The speeches were great - McCain was gracious and honourable, and I saw a glimpse of the man that had impressed everybody in the past - but seemed absent during the campaign. I hope he will indeed stick around to help the new administration in moving things forward. I often find myself having a knee-jerk anti-Republican reaction - and I fully understand that this is unreasonable. If more of them spoke and acted like McCain did with his concession, or Colin Powell has (both before and after the result), my respect for that party would increase enormously.

But as for Barack Obama - what can I say? It feels so good to be inspired by a leader; I've never felt like this before - and he's not even MY leader! (Although, of course, it is not entirely inconsequential to the rest of us who the President of the most powerful nation on Earth is). Maybe it's the deficit of brainy people being in power of late that has done this - but I saw a comment recently that has left a mark with me: America has an adult in charge again.

I wish him all the very best of luck - he has a lot of people's dreams resting on his shoulders now, with a country, scratch that, with a world in some difficult straits. And that's one of the things I love about him so much - he truly seems to get that idea; that while clearly his focus must be on America, it is the whole world that all of us must think in terms of now. "Our destinies, shared". Absolutely.

I'm sure he won't succeed in all his policies, and that there will be more difficult times ahead - and I agree with tacitus2 that it is simply the civic duty of all to keep an eye on what happens. As it really should be for the people of any nation on Earth with their own governments.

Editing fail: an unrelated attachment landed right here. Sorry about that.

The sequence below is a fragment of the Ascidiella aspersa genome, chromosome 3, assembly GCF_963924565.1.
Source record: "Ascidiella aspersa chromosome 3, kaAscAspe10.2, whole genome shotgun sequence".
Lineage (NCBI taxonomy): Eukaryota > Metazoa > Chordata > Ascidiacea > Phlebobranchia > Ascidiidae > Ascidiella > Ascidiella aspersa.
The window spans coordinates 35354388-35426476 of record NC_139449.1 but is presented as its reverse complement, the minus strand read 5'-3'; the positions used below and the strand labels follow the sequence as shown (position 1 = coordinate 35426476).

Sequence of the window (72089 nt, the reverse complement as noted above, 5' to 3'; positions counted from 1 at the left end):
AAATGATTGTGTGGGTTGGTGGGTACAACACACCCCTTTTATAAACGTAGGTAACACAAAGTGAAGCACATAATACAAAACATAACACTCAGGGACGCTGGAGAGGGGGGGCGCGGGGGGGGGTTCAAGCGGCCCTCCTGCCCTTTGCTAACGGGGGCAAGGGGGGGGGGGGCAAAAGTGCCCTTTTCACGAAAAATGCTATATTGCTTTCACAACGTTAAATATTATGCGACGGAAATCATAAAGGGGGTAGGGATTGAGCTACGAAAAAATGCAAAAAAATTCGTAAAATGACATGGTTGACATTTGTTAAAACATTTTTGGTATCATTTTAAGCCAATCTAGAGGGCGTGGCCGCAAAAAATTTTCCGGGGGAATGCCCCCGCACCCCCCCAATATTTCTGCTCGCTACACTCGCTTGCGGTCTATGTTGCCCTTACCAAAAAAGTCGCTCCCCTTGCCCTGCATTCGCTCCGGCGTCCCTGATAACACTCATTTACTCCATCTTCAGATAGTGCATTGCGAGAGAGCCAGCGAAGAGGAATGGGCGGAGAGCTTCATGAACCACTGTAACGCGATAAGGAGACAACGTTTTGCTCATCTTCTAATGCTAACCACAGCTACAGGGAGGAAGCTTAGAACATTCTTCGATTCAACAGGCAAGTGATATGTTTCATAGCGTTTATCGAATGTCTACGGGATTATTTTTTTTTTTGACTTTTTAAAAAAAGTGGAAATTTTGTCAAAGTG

But for the simple gift of hope that Obama has given the world, that things CAN be made better, I thank him completely.

Finally - I agree with David about the irrelevance of his race: the BBC election coverage kept dwelling on it, to the point where I was growling "you know, there really is a whole lot more to this man than the colour of his skin.".

But for all that - there is still something powerfully affecting about seeing the Obamas, the new First Family, stepping out onto that stage in Grant Park. It was at that moment that it sank in for me - this really is more than just a victory for the Democrats and America. It's a victory for hope and the ideals that make America great. Wonderful, inspiring stuff.

Dunno if you saw this, from an unidentified person in St Louis - but it's one of those quotes that (even as a filthy middle class white-skinned englischer) left my heart pounding and the words blurring before my eyes:

"Rosa sat, so Martin could march, so Barack could run, so our children could fly".

Amen, and may it be true for all our children.

All the very best, and here's to the human race,


PS The BBC did post a great little short summarising the day, check it out:

.... it includes THAT shot, of the Obamas walking out to greet the crowd. I think it will stay with me forever.

Acacia H. said...

I am oddly reminded of some twenty years ago when I was talking via e-mail with someone who asked me if I were "the" Robert Howard. I blinked and e-mailed him back that I was the only Robert Howard I knew, outside of a band director from high school.

He then asked if I was the Robert Howard who wrote the Conan the Barbarian books (Robert E. Howard). The poor fan was disappointed to learn that the early fantasy stories he was reading online were in fact the amateur scribblings of someone with the same name, rather than undiscovered works from a famous author.

Ah well, maybe when I'm published I'll attract some impulse buyers who think they're getting a "rediscovered work" of a Howard I'm not related to. ^^;;

Rob H.